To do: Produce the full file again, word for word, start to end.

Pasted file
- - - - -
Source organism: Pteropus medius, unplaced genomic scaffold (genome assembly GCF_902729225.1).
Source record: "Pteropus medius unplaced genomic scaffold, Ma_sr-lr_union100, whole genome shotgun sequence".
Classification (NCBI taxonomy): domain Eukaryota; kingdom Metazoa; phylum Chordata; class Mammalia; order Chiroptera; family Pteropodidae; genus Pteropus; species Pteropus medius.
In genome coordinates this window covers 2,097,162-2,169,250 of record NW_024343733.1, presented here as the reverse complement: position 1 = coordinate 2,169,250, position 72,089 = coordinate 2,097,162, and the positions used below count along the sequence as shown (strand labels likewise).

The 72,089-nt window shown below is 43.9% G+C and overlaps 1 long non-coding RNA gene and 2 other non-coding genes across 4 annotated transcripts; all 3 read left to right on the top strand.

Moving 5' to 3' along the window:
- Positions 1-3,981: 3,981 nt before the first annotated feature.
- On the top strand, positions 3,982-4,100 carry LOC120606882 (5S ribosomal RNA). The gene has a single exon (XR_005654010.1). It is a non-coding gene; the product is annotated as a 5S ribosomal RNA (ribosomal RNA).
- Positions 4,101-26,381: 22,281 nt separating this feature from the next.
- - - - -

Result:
Source organism: Pteropus medius, unplaced genomic scaffold (genome assembly GCF_902729225.1).
Source record: "Pteropus medius unplaced genomic scaffold, Ma_sr-lr_union100, whole genome shotgun sequence".
Classification (NCBI taxonomy): domain Eukaryota; kingdom Metazoa; phylum Chordata; class Mammalia; order Chiroptera; family Pteropodidae; genus Pteropus; species Pteropus medius.
In genome coordinates this window covers 2,097,162-2,169,250 of record NW_024343733.1, presented here as the reverse complement: position 1 = coordinate 2,169,250, position 72,089 = coordinate 2,097,162, and the positions used below count along the sequence as shown (strand labels likewise).

The 72,089-nt window shown below is 43.9% G+C and overlaps 1 long non-coding RNA gene and 2 other non-coding genes across 4 annotated transcripts; all 3 read left to right on the top strand.

Moving 5' to 3' along the window:
- Positions 1-3,981: 3,981 nt before the first annotated feature.
- On the top strand, positions 3,982-4,100 carry LOC120606882 (5S ribosomal RNA). The gene has a single exon (XR_005654010.1). It is a non-coding gene; the product is annotated as a 5S ribosomal RNA (ribosomal RNA).
- Positions 4,101-26,381: 22,281 nt separating this feature from the next.